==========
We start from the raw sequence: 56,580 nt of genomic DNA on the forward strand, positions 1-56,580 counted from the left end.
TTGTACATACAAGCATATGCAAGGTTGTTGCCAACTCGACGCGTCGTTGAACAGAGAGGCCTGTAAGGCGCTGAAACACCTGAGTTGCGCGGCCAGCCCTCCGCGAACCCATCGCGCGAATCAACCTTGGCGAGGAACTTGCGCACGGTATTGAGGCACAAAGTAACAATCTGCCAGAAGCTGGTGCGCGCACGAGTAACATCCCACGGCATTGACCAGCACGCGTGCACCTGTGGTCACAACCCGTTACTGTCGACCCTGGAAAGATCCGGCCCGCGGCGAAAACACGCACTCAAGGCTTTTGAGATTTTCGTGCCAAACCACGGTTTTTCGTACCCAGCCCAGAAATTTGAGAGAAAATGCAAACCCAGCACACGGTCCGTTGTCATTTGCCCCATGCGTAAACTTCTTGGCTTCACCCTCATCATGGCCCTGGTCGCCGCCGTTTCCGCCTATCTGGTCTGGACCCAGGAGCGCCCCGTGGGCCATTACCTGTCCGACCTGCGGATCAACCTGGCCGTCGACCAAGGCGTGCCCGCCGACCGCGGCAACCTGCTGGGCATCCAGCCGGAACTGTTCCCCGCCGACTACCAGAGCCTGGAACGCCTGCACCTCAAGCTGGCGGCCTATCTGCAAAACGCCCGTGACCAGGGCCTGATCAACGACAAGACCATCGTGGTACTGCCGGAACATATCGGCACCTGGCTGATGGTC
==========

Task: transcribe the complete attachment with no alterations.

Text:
We start from the raw sequence: 56,580 nt of genomic DNA on the forward strand, positions 1-56,580 counted from the left end.
TTGTACATACAAGCATATGCAAGGTTGTTGCCAACTCGACGCGTCGTTGAACAGAGAGGCCTGTAAGGCGCTGAAACACCTGAGTTGCGCGGCCAGCCCTCCGCGAACCCATCGCGCGAATCAACCTTGGCGAGGAACTTGCGCACGGTATTGAGGCACAAAGTAACAATCTGCCAGAAGCTGGTGCGCGCACGAGTAACATCCCACGGCATTGACCAGCACGCGTGCACCTGTGGTCACAACCCGTTACTGTCGACCCTGGAAAGATCCGGCCCGCGGCGAAAACACGCACTCAAGGCTTTTGAGATTTTCGTGCCAAACCACGGTTTTTCGTACCCAGCCCAGAAATTTGAGAGAAAATGCAAACCCAGCACACGGTCCGTTGTCATTTGCCCCATGCGTAAACTTCTTGGCTTCACCCTCATCATGGCCCTGGTCGCCGCCGTTTCCGCCTATCTGGTCTGGACCCAGGAGCGCCCCGTGGGCCATTACCTGTCCGACCTGCGGATCAACCTGGCCGTCGACCAAGGCGTGCCCGCCGACCGCGGCAACCTGCTGGGCATCCAGCCGGAACTGTTCCCCGCCGACTACCAGAGCCTGGAACGCCTGCACCTCAAGCTGGCGGCCTATCTGCAAAACGCCCGTGACCAGGGCCTGATCAACGACAAGACCATCGTGGTACTGCCGGAACATATCGGCACCTGGCTGATGGTC